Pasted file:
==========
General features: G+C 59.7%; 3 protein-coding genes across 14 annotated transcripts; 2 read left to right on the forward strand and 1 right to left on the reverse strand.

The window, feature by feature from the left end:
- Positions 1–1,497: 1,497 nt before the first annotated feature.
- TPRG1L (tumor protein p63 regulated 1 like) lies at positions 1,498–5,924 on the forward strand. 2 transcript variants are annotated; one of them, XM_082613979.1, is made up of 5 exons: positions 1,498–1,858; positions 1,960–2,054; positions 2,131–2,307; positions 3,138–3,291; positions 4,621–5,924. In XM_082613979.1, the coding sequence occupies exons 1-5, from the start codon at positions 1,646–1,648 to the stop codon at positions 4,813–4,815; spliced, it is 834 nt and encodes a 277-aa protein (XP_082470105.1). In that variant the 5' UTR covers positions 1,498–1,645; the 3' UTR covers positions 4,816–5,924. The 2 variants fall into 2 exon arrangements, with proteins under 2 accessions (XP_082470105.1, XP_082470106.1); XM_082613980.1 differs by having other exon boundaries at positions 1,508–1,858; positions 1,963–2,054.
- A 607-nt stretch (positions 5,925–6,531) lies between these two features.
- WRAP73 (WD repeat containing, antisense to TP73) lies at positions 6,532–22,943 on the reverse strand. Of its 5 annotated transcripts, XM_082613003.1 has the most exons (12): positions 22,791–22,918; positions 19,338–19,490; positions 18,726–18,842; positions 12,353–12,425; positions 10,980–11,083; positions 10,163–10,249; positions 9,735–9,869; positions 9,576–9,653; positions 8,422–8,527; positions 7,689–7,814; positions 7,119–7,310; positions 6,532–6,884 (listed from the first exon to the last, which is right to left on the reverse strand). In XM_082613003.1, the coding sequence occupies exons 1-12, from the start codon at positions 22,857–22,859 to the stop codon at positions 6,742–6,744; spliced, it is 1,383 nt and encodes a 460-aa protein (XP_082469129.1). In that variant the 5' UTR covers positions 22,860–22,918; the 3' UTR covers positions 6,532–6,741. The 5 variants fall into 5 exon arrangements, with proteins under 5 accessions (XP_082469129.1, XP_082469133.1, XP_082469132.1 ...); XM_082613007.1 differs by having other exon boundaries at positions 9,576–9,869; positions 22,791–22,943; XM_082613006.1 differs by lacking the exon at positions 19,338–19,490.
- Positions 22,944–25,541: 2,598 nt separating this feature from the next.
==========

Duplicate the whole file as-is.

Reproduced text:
General features: G+C 59.7%; 3 protein-coding genes across 14 annotated transcripts; 2 read left to right on the forward strand and 1 right to left on the reverse strand.

The window, feature by feature from the left end:
- Positions 1–1,497: 1,497 nt before the first annotated feature.
- TPRG1L (tumor protein p63 regulated 1 like) lies at positions 1,498–5,924 on the forward strand. 2 transcript variants are annotated; one of them, XM_082613979.1, is made up of 5 exons: positions 1,498–1,858; positions 1,960–2,054; positions 2,131–2,307; positions 3,138–3,291; positions 4,621–5,924. In XM_082613979.1, the coding sequence occupies exons 1-5, from the start codon at positions 1,646–1,648 to the stop codon at positions 4,813–4,815; spliced, it is 834 nt and encodes a 277-aa protein (XP_082470105.1). In that variant the 5' UTR covers positions 1,498–1,645; the 3' UTR covers positions 4,816–5,924. The 2 variants fall into 2 exon arrangements, with proteins under 2 accessions (XP_082470105.1, XP_082470106.1); XM_082613980.1 differs by having other exon boundaries at positions 1,508–1,858; positions 1,963–2,054.
- A 607-nt stretch (positions 5,925–6,531) lies between these two features.
- WRAP73 (WD repeat containing, antisense to TP73) lies at positions 6,532–22,943 on the reverse strand. Of its 5 annotated transcripts, XM_082613003.1 has the most exons (12): positions 22,791–22,918; positions 19,338–19,490; positions 18,726–18,842; positions 12,353–12,425; positions 10,980–11,083; positions 10,163–10,249; positions 9,735–9,869; positions 9,576–9,653; positions 8,422–8,527; positions 7,689–7,814; positions 7,119–7,310; positions 6,532–6,884 (listed from the first exon to the last, which is right to left on the reverse strand). In XM_082613003.1, the coding sequence occupies exons 1-12, from the start codon at positions 22,857–22,859 to the stop codon at positions 6,742–6,744; spliced, it is 1,383 nt and encodes a 460-aa protein (XP_082469129.1). In that variant the 5' UTR covers positions 22,860–22,918; the 3' UTR covers positions 6,532–6,741. The 5 variants fall into 5 exon arrangements, with proteins under 5 accessions (XP_082469129.1, XP_082469133.1, XP_082469132.1 ...); XM_082613007.1 differs by having other exon boundaries at positions 9,576–9,869; positions 22,791–22,943; XM_082613006.1 differs by lacking the exon at positions 19,338–19,490.
- Positions 22,944–25,541: 2,598 nt separating this feature from the next.